Lottery Advertising and the Ethics of Government Lottery Programs

In the United States, state lotteries are government-sponsored gambling games. They use a random number generator to select winners, and they offer a prize pool in the form of money or goods. Many people play the lottery on a regular basis. Lottery advertising necessarily focuses on persuading individuals to spend their discretionary income on the chance of winning. This article examines the issues resulting from this promotion of gambling and whether or not it is an appropriate function for government.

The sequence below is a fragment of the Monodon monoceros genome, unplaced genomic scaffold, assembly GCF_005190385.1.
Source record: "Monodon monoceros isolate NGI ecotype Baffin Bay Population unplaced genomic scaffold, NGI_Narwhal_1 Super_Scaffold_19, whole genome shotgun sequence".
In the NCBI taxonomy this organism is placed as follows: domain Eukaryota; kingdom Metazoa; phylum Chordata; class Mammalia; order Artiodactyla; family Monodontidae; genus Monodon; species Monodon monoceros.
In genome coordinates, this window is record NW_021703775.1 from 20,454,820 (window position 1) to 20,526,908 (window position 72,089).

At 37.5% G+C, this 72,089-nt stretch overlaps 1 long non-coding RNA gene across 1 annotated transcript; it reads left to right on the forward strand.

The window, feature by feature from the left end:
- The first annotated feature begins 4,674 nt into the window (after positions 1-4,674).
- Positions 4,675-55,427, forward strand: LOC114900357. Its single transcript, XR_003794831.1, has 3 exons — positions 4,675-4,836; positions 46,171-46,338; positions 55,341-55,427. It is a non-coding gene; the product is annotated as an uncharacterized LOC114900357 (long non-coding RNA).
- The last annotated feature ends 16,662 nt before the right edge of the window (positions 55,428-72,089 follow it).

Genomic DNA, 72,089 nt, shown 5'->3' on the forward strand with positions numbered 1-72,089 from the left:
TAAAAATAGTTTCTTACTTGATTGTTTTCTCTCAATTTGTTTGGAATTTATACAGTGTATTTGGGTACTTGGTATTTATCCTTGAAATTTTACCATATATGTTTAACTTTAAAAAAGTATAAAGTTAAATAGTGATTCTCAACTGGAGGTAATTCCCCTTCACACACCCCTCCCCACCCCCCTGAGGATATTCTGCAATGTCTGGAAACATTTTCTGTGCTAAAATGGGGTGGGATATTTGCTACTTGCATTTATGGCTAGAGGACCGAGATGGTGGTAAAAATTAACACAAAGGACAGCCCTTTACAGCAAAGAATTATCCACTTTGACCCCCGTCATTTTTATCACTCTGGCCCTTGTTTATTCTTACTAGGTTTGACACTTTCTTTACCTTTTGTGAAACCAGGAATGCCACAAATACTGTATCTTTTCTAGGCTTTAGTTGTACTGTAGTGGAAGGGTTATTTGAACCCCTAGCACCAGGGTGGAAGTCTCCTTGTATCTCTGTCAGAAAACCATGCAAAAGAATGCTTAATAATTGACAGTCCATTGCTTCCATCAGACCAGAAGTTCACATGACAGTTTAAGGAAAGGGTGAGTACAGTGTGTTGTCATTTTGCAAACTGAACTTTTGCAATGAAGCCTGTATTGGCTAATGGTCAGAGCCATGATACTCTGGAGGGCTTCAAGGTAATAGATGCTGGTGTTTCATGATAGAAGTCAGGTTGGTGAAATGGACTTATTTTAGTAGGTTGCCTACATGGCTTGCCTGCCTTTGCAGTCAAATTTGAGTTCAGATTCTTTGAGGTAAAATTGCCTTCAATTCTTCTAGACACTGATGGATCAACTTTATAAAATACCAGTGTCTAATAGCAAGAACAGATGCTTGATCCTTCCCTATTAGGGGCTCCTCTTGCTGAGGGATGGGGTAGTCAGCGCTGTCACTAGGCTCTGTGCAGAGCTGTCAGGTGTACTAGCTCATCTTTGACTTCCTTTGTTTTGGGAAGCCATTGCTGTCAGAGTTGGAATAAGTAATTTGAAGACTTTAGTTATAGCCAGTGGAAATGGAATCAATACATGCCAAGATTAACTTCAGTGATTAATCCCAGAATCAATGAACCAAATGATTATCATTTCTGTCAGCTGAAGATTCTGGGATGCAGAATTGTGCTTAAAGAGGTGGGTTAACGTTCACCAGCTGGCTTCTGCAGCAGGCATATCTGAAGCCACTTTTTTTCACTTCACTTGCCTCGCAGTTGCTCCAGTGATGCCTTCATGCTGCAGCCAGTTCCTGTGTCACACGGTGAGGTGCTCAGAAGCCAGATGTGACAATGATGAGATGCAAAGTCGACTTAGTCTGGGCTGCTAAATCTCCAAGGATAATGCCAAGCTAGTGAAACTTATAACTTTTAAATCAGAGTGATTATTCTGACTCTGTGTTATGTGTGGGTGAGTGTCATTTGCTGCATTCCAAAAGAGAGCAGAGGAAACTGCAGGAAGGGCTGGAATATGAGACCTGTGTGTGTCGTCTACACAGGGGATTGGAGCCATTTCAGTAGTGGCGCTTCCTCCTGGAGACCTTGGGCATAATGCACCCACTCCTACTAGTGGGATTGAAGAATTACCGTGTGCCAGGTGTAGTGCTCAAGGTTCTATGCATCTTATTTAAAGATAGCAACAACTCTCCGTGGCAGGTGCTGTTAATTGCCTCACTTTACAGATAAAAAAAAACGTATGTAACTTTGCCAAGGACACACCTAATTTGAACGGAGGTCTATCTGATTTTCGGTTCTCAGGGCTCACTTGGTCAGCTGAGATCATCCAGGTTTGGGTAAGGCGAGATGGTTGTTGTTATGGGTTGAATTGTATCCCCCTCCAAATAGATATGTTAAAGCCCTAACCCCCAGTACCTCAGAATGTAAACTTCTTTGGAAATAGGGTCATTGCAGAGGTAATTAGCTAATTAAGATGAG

The casting of lots to decide fates and distribute material possessions has a long history in human societies, including several instances in the Bible. The modern public lottery, however, is a recent development. The first public lotteries to award prizes in the form of money appear in 15th-century Burgundy and Flanders, where towns raised funds to fortify town defenses or to help the poor.

Since New Hampshire initiated the modern era of state lotteries in 1964, they have spread to nearly every American state and territory. Lottery advocates often claim that it is a harmless form of entertainment and provides a much needed source of revenue to state governments. Critics cite problems with compulsive gambling and regressive impacts on lower-income communities as reasons to oppose state lotteries. Nevertheless, the adoption of state lotteries and their subsequent evolution have followed remarkably similar patterns.